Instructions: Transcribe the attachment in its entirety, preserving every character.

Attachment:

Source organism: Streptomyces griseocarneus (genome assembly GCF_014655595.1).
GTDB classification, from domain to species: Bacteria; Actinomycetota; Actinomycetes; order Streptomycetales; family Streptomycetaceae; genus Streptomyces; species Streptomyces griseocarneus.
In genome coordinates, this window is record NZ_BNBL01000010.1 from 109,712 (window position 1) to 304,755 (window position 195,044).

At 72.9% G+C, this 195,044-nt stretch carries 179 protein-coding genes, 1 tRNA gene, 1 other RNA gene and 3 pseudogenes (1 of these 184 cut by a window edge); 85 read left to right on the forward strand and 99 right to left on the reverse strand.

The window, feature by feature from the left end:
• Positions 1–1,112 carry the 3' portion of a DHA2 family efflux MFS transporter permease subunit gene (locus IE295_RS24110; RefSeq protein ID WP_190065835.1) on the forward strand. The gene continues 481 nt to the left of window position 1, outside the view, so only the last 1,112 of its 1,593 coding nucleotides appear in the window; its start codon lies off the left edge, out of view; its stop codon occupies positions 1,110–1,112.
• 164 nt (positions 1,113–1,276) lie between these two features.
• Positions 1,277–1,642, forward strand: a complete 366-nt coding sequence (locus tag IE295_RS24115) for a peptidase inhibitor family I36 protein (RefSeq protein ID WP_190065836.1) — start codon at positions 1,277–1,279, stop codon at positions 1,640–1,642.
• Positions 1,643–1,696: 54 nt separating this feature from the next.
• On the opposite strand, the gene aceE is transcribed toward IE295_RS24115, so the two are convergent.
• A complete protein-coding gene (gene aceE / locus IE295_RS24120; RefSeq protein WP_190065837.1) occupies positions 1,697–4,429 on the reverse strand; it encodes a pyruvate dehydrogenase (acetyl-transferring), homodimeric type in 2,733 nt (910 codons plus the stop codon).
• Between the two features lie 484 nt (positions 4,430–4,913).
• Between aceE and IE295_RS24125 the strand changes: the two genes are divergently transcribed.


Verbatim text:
Source organism: Streptomyces griseocarneus (genome assembly GCF_014655595.1).
GTDB classification, from domain to species: Bacteria; Actinomycetota; Actinomycetes; order Streptomycetales; family Streptomycetaceae; genus Streptomyces; species Streptomyces griseocarneus.
In genome coordinates, this window is record NZ_BNBL01000010.1 from 109,712 (window position 1) to 304,755 (window position 195,044).

At 72.9% G+C, this 195,044-nt stretch carries 179 protein-coding genes, 1 tRNA gene, 1 other RNA gene and 3 pseudogenes (1 of these 184 cut by a window edge); 85 read left to right on the forward strand and 99 right to left on the reverse strand.

The window, feature by feature from the left end:
• Positions 1–1,112 carry the 3' portion of a DHA2 family efflux MFS transporter permease subunit gene (locus IE295_RS24110; RefSeq protein ID WP_190065835.1) on the forward strand. The gene continues 481 nt to the left of window position 1, outside the view, so only the last 1,112 of its 1,593 coding nucleotides appear in the window; its start codon lies off the left edge, out of view; its stop codon occupies positions 1,110–1,112.
• 164 nt (positions 1,113–1,276) lie between these two features.
• Positions 1,277–1,642, forward strand: a complete 366-nt coding sequence (locus tag IE295_RS24115) for a peptidase inhibitor family I36 protein (RefSeq protein ID WP_190065836.1) — start codon at positions 1,277–1,279, stop codon at positions 1,640–1,642.
• Positions 1,643–1,696: 54 nt separating this feature from the next.
• On the opposite strand, the gene aceE is transcribed toward IE295_RS24115, so the two are convergent.
• A complete protein-coding gene (gene aceE / locus IE295_RS24120; RefSeq protein WP_190065837.1) occupies positions 1,697–4,429 on the reverse strand; it encodes a pyruvate dehydrogenase (acetyl-transferring), homodimeric type in 2,733 nt (910 codons plus the stop codon).
• Between the two features lie 484 nt (positions 4,430–4,913).
• Between aceE and IE295_RS24125 the strand changes: the two genes are divergently transcribed.